Selling tech stocks scared you? Here is a best buy.

Dalthough it beat analysts’ estimates in its most recent quarter, Doximity (NYSE: DOCS) the stock plunged further after earnings were released this week. As of this writing, shares of the healthcare networking technologist are down 43% so far in 2022.

However, Doximity is growing at a fast and steady pace and is highly profitable. Investors who love companies using technology to serve their customers but are rattled by selling the technology should spend some time getting to grips with Doximity. Here’s why this emerging healthcare leader is worth checking out right now.

Image source: Getty Images.

An excellent conclusion to the exercise

In the fourth quarter of its fiscal year 2022, which ended March 31, Doximity reported a 40% increase in revenue to $93.7 million, easily beating its own forecast of $90 million provided a while back. some months.

However you want to measure the health of a company’s bottom line – whether it’s an adjusted measure like EBITDA, free cash flow, or net income – Doximity has delivered over the course of of the last trimester.

Profitability indicator

3 months ended March 31, 2022

Change (YOY)

% of sales

Adjusted EBITDA

$39.4 million



Adjusted net income

$44.9 million



Net revenue

$36.7 million



Free movement of capital

$44.9 million



Data source: Doximity.

Doximity has done a fantastic job creating a marketing, recruiting and telehealth solutions center. It boasts of having top 20 hospitals and top 20 pharmaceutical companies as clients. It is now starting to grow among mid-sized companies in the space. As existing customers increase spending and new customers join the Doximity app, management was comfortable forecasting revenue growth of around 33% for the current fiscal year, while maintaining a margin lucrative adjusted EBITDA of around 43%.

Given the fantastic quarter and outlook, why is the market down on Doximity stock? It seems advice was the problem – specifically regarding the first quarter of the fiscal year. Although management expects full-year growth of 33%, first-quarter sales are expected to be between $88.6 million and $89.6 million. This represents a drop in revenue from the quarter just reported and only a 23% year-over-year increase in the middle of the forecast. Which give?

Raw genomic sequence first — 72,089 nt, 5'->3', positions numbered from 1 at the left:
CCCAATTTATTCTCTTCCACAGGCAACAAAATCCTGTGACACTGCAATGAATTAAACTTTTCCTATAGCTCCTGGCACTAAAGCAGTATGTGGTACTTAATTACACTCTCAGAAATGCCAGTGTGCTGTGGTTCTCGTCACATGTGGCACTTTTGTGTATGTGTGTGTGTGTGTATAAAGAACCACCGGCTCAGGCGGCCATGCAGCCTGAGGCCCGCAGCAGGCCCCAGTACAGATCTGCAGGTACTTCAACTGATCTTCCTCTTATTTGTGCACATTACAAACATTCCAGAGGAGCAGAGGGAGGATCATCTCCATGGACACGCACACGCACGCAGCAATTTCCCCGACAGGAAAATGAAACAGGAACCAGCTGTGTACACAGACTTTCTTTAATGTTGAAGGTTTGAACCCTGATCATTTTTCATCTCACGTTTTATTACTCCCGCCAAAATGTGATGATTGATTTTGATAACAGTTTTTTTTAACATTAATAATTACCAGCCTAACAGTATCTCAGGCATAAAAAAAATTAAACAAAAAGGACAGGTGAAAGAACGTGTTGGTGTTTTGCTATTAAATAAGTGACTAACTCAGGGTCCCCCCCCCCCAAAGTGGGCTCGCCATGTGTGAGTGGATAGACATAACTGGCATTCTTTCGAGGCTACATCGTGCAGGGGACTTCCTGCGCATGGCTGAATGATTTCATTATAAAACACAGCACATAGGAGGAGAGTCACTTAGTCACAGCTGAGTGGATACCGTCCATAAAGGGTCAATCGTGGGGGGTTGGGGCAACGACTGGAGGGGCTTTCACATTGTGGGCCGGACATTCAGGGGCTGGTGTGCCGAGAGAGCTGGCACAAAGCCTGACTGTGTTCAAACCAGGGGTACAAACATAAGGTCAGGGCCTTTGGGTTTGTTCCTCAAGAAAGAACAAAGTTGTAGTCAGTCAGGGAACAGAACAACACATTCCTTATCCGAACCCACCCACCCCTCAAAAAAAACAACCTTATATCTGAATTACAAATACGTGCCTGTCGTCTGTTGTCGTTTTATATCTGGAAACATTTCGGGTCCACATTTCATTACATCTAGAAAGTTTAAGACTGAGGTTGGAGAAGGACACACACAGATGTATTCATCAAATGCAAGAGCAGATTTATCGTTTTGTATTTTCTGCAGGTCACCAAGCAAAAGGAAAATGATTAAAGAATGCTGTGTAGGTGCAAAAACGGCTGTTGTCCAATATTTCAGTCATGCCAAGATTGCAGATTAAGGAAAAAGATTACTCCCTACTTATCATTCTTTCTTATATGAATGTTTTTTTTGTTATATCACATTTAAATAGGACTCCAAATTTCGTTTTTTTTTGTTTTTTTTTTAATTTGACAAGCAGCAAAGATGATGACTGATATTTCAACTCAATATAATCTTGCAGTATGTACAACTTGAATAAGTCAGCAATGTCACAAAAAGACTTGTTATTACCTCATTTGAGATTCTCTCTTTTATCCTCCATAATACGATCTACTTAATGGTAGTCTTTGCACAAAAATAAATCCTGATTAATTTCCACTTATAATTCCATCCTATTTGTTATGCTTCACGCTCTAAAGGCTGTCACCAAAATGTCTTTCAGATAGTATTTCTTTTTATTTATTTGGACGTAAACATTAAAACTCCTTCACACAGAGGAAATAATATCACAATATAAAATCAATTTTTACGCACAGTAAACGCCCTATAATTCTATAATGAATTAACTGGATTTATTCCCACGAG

About business prospects…

The Doximity team noted on the company’s conference call with analysts that the company had “uncharacteristically high” revenue in the first quarter of last year due to a “significant increase in demand.”

William Blair analyst Ryan Daniels pointed out on the earnings call that before the pandemic, Doximity saw an 18% decline from the fourth quarter of fiscal 2019 to the first quarter of 2020, and this year, the sequential decline should only be around 5%. Chief Financial Officer Anna Bryson confirmed this and said revenue growth should accelerate through the rest of the year.

So, I don’t sweat Doximity’s growth tips. After the earnings update, the stock now trades at 43 times the price over last year’s earnings per share and 29 times the enterprise value over the adjusted EBITDA forecast for the year. ‘next year. Sweetening the deal, the board gave the green light to a $70 million share buyback program. Given the company’s high profit margins and $798 million in cash and short-term investments (and no debt!), stock buybacks seem like an excellent use of capital after the stock’s recent plunge.

In a market that has completely deteriorated on high-growth but low-to-no-profit technology stocks, Doximity stands out as a company capable of generating growth and abundant cash flow. And even at this early stage in its existence, this healthcare platform is returning some of that excess cash to shareholders. I believe this will be a winning combination in this time of extreme anxiety.

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Nicholas Rossolillo and his clients hold positions at Doximity, Inc. The Motley Fool holds positions and recommends Doximity, Inc. The Motley Fool has a Disclosure Policy.

The views and opinions expressed herein are the views and opinions of the author and do not necessarily reflect those of Nasdaq, Inc.

Sallie R. Loera